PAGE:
Agnes A. Rose: You also wrote the book about the Holocaust which is entitled “The Storyteller”. What made you decide to create such a story?
Jodi Picoult: This book actually began with another book – Simon Wiesenthal’s “The Sunflower”. In it, Mr. Wiesenthal recounts a moment when, as a concentration camp prisoner, he was brought to the bedside of a dying Nazi, who wanted to confess to and be forgiven by a Jew. The moral conundrum in which Wiesenthal found himself has been the starting point for many philosophical and moral analyses about the dynamics between victims of genocide and the perpetrators…and it got me thinking about what would happen if the same request was made, decades later, to a Jewish prisoner’s granddaughter.
Agnes A. Rose: What about researching?
Jodi Picoult: This research was among some of the most emotionally grueling I’ve ever done. I met with several Holocaust survivors, who told me their stories. Some of those details went into the fictional history of my character, Minka. It was humbling and horrifying to realize that the stories they recounted were non-fiction. Some of the moments these brave men and women told me will stay with me forever: such as Bernie, who pried a mezuzah from his door frame as the Nazis dragged him from his home, and held it curled in his fist throughout the entire war – so that it took two years to straighten his fingers after liberation. Or how his mother promised him that he would not be shot in the head, only the chest – can you imagine making that promise to your child?! Or Gerda – who won the Presidential Medal of Freedom, and who survived a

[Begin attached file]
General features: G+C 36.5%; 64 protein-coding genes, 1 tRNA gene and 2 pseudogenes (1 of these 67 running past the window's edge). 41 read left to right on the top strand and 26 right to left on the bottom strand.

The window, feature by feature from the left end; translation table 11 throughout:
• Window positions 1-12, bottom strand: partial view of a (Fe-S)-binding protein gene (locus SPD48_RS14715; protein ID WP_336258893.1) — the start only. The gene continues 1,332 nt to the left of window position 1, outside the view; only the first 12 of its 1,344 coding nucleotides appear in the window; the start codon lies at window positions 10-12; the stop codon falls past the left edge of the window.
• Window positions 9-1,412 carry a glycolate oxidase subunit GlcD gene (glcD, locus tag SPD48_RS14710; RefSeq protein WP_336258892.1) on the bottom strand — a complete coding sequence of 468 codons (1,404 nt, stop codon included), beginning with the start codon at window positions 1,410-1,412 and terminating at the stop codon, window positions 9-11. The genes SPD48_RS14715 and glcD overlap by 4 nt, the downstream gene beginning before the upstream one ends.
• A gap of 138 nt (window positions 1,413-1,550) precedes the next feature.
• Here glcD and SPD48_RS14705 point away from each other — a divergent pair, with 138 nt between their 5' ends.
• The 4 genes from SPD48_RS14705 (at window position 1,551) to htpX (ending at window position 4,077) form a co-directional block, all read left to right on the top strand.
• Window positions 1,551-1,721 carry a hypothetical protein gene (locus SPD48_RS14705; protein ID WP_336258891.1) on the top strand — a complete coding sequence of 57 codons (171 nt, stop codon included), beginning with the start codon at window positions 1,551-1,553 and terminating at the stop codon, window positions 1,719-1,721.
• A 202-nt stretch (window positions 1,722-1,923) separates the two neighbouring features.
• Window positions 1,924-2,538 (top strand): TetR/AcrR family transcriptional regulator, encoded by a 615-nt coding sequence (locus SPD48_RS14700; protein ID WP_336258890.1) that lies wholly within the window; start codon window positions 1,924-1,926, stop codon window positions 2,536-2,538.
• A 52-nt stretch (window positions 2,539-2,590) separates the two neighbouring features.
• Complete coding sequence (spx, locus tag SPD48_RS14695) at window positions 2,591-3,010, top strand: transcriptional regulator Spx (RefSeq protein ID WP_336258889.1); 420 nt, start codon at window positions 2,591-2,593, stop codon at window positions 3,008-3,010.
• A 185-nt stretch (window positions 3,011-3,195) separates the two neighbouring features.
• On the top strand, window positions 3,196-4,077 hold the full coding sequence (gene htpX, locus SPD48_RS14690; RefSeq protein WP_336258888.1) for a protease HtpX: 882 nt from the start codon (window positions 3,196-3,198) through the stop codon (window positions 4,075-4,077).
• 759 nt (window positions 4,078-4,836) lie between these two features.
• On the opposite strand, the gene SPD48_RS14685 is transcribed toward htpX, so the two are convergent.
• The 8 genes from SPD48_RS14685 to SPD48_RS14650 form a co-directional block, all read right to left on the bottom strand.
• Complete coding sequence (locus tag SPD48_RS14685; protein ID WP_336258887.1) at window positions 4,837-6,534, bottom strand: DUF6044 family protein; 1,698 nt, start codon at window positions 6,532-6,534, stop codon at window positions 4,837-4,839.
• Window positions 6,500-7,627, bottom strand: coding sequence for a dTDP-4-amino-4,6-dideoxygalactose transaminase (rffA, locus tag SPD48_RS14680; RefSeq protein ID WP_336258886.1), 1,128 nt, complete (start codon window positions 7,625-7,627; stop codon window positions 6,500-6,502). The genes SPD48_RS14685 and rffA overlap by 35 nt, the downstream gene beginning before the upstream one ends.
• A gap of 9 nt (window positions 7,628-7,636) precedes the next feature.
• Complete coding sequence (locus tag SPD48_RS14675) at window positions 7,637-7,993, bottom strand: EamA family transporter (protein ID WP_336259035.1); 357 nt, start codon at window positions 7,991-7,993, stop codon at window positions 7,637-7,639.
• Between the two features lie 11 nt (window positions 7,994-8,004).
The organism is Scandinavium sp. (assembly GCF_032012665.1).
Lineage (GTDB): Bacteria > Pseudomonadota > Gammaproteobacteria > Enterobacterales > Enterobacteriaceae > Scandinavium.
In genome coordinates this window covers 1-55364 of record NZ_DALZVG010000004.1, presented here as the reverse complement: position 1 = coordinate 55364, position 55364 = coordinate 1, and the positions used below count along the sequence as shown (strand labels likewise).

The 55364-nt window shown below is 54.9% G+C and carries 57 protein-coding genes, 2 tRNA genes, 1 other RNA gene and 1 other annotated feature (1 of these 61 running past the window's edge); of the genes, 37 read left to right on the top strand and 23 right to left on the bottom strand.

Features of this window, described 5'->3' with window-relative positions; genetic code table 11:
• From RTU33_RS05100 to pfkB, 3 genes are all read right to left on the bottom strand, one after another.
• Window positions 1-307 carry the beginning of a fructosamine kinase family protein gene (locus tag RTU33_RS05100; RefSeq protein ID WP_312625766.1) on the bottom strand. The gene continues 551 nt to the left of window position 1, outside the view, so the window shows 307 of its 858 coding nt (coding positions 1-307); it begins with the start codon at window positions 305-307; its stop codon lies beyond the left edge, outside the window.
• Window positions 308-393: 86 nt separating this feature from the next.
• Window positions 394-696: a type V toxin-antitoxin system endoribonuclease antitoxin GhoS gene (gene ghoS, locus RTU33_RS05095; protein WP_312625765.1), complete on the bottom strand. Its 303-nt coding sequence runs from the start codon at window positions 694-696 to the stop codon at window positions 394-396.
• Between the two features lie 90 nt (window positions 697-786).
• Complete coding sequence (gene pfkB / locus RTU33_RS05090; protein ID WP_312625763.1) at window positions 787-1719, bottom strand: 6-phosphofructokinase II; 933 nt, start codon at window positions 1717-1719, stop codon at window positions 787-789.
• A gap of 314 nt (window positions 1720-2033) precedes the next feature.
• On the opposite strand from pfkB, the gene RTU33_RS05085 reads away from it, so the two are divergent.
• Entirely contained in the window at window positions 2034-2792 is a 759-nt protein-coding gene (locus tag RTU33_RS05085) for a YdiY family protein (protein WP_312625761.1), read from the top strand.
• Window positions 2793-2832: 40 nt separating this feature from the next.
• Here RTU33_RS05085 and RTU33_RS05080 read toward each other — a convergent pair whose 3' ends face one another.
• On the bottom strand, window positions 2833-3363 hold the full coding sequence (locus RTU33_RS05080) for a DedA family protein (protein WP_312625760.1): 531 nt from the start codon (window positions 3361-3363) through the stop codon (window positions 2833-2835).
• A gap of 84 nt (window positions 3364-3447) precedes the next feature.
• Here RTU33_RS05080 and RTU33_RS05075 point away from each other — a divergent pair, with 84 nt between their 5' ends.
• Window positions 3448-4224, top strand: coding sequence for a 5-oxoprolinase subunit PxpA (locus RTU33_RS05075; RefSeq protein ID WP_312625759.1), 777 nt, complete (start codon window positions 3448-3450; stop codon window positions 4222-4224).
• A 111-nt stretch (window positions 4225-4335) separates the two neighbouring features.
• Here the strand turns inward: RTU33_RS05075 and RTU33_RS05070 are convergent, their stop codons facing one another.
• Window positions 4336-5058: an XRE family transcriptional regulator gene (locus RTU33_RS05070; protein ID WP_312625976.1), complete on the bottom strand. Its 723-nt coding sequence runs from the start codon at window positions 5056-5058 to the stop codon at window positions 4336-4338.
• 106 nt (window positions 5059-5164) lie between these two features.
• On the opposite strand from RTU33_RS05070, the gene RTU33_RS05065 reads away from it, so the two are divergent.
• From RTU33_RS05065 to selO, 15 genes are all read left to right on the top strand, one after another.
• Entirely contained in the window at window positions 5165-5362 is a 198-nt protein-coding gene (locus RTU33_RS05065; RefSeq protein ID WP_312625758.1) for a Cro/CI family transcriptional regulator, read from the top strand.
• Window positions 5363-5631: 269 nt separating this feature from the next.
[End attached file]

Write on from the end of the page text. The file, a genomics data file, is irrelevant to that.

350 mile march in January 1945 – because,
she told me, her father had told her to wear her ski boots when she was taken
from home. Or Mania, whose mastery of the German language saved her life
multiple times during the war, when she was picked to work in office jobs
instead of in hard labor; and who told me of Herr Baker, her German boss at one
factory, who called the young Jewish women who were assigned to him Meine